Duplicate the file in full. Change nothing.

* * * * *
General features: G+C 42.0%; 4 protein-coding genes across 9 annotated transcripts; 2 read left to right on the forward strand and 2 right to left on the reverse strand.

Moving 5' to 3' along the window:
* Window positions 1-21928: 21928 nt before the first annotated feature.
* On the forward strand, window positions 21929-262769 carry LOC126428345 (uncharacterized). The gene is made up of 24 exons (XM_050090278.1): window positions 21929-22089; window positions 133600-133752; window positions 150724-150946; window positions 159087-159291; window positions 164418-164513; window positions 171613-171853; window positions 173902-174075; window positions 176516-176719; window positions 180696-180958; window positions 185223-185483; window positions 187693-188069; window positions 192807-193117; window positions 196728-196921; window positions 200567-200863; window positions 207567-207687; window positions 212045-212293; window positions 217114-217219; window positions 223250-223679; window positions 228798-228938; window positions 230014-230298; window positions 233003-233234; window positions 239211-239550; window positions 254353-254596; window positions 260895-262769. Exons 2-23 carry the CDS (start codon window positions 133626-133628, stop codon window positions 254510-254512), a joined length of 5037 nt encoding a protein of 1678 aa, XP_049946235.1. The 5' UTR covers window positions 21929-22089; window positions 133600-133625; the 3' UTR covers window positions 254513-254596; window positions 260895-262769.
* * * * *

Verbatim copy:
General features: G+C 42.0%; 4 protein-coding genes across 9 annotated transcripts; 2 read left to right on the forward strand and 2 right to left on the reverse strand.

Moving 5' to 3' along the window:
* Window positions 1-21928: 21928 nt before the first annotated feature.
* On the forward strand, window positions 21929-262769 carry LOC126428345 (uncharacterized). The gene is made up of 24 exons (XM_050090278.1): window positions 21929-22089; window positions 133600-133752; window positions 150724-150946; window positions 159087-159291; window positions 164418-164513; window positions 171613-171853; window positions 173902-174075; window positions 176516-176719; window positions 180696-180958; window positions 185223-185483; window positions 187693-188069; window positions 192807-193117; window positions 196728-196921; window positions 200567-200863; window positions 207567-207687; window positions 212045-212293; window positions 217114-217219; window positions 223250-223679; window positions 228798-228938; window positions 230014-230298; window positions 233003-233234; window positions 239211-239550; window positions 254353-254596; window positions 260895-262769. Exons 2-23 carry the CDS (start codon window positions 133626-133628, stop codon window positions 254510-254512), a joined length of 5037 nt encoding a protein of 1678 aa, XP_049946235.1. The 5' UTR covers window positions 21929-22089; window positions 133600-133625; the 3' UTR covers window positions 254513-254596; window positions 260895-262769.